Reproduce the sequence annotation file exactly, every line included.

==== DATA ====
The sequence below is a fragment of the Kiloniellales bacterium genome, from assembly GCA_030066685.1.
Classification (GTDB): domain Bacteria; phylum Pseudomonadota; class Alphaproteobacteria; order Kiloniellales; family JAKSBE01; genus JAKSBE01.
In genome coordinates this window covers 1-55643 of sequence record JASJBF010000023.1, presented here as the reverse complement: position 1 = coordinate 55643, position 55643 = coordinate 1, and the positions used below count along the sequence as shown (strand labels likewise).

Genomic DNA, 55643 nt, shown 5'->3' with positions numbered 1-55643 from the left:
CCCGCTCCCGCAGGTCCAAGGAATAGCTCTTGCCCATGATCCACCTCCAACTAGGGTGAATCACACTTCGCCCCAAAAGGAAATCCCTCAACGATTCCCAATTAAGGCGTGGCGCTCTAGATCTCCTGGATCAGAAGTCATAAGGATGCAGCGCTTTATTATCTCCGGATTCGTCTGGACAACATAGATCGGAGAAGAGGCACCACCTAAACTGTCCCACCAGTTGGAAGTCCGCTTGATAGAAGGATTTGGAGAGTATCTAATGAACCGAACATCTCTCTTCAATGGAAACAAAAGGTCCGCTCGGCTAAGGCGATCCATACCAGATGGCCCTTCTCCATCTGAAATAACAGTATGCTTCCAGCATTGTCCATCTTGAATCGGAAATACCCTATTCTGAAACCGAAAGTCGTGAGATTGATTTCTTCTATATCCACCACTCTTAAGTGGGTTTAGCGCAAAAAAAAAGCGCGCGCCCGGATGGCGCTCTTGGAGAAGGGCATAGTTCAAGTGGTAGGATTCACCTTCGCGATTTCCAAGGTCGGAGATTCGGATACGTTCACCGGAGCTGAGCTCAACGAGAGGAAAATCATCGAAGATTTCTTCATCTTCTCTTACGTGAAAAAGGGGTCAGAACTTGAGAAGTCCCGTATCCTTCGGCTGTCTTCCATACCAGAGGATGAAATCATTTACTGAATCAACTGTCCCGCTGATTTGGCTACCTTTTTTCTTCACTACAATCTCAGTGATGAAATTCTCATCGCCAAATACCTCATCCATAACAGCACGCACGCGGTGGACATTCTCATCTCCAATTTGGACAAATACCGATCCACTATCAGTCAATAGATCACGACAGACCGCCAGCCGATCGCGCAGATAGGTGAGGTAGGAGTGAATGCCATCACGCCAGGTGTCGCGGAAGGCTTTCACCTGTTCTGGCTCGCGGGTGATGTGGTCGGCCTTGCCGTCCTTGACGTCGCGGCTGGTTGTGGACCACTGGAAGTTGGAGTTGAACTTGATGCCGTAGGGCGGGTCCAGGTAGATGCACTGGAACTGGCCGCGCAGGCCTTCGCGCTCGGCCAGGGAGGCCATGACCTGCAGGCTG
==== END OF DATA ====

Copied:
The sequence below is a fragment of the Kiloniellales bacterium genome, from assembly GCA_030066685.1.
Classification (GTDB): domain Bacteria; phylum Pseudomonadota; class Alphaproteobacteria; order Kiloniellales; family JAKSBE01; genus JAKSBE01.
In genome coordinates this window covers 1-55643 of sequence record JASJBF010000023.1, presented here as the reverse complement: position 1 = coordinate 55643, position 55643 = coordinate 1, and the positions used below count along the sequence as shown (strand labels likewise).

Genomic DNA, 55643 nt, shown 5'->3' with positions numbered 1-55643 from the left:
CCCGCTCCCGCAGGTCCAAGGAATAGCTCTTGCCCATGATCCACCTCCAACTAGGGTGAATCACACTTCGCCCCAAAAGGAAATCCCTCAACGATTCCCAATTAAGGCGTGGCGCTCTAGATCTCCTGGATCAGAAGTCATAAGGATGCAGCGCTTTATTATCTCCGGATTCGTCTGGACAACATAGATCGGAGAAGAGGCACCACCTAAACTGTCCCACCAGTTGGAAGTCCGCTTGATAGAAGGATTTGGAGAGTATCTAATGAACCGAACATCTCTCTTCAATGGAAACAAAAGGTCCGCTCGGCTAAGGCGATCCATACCAGATGGCCCTTCTCCATCTGAAATAACAGTATGCTTCCAGCATTGTCCATCTTGAATCGGAAATACCCTATTCTGAAACCGAAAGTCGTGAGATTGATTTCTTCTATATCCACCACTCTTAAGTGGGTTTAGCGCAAAAAAAAAGCGCGCGCCCGGATGGCGCTCTTGGAGAAGGGCATAGTTCAAGTGGTAGGATTCACCTTCGCGATTTCCAAGGTCGGAGATTCGGATACGTTCACCGGAGCTGAGCTCAACGAGAGGAAAATCATCGAAGATTTCTTCATCTTCTCTTACGTGAAAAAGGGGTCAGAACTTGAGAAGTCCCGTATCCTTCGGCTGTCTTCCATACCAGAGGATGAAATCATTTACTGAATCAACTGTCCCGCTGATTTGGCTACCTTTTTTCTTCACTACAATCTCAGTGATGAAATTCTCATCGCCAAATACCTCATCCATAACAGCACGCACGCGGTGGACATTCTCATCTCCAATTTGGACAAATACCGATCCACTATCAGTCAATAGATCACGACAGACCGCCAGCCGATCGCGCAGATAGGTGAGGTAGGAGTGAATGCCATCACGCCAGGTGTCGCGGAAGGCTTTCACCTGTTCTGGCTCGCGGGTGATGTGGTCGGCCTTGCCGTCCTTGACGTCGCGGCTGGTTGTGGACCACTGGAAGTTGGAGTTGAACTTGATGCCGTAGGGCGGGTCCAGGTAGATGCACTGGAACTGGCCGCGCAGGCCTTCGCGCTCGGCCAGGGAGGCCATGACCTGCAGGCTG